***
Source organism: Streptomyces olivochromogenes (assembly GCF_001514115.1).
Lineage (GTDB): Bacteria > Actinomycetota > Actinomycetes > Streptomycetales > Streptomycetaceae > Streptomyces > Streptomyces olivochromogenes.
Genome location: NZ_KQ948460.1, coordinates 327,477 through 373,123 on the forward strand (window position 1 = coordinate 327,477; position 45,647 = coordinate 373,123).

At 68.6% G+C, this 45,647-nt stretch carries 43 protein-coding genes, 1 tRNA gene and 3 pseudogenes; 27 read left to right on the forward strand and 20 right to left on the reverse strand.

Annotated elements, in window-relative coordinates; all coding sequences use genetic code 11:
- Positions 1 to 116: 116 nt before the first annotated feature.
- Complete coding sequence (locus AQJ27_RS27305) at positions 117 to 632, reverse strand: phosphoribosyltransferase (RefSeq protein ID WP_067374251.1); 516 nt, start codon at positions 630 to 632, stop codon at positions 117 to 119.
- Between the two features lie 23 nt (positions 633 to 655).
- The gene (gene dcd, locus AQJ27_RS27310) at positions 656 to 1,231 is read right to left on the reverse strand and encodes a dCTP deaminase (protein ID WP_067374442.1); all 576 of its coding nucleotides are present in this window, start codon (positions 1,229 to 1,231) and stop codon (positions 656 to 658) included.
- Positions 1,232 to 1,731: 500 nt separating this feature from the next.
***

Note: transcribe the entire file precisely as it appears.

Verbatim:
Source organism: Streptomyces olivochromogenes (assembly GCF_001514115.1).
Lineage (GTDB): Bacteria > Actinomycetota > Actinomycetes > Streptomycetales > Streptomycetaceae > Streptomyces > Streptomyces olivochromogenes.
Genome location: NZ_KQ948460.1, coordinates 327,477 through 373,123 on the forward strand (window position 1 = coordinate 327,477; position 45,647 = coordinate 373,123).

At 68.6% G+C, this 45,647-nt stretch carries 43 protein-coding genes, 1 tRNA gene and 3 pseudogenes; 27 read left to right on the forward strand and 20 right to left on the reverse strand.

Annotated elements, in window-relative coordinates; all coding sequences use genetic code 11:
- Positions 1 to 116: 116 nt before the first annotated feature.
- Complete coding sequence (locus AQJ27_RS27305) at positions 117 to 632, reverse strand: phosphoribosyltransferase (RefSeq protein ID WP_067374251.1); 516 nt, start codon at positions 630 to 632, stop codon at positions 117 to 119.
- Between the two features lie 23 nt (positions 633 to 655).
- The gene (gene dcd, locus AQJ27_RS27310) at positions 656 to 1,231 is read right to left on the reverse strand and encodes a dCTP deaminase (protein ID WP_067374442.1); all 576 of its coding nucleotides are present in this window, start codon (positions 1,229 to 1,231) and stop codon (positions 656 to 658) included.
- Positions 1,232 to 1,731: 500 nt separating this feature from the next.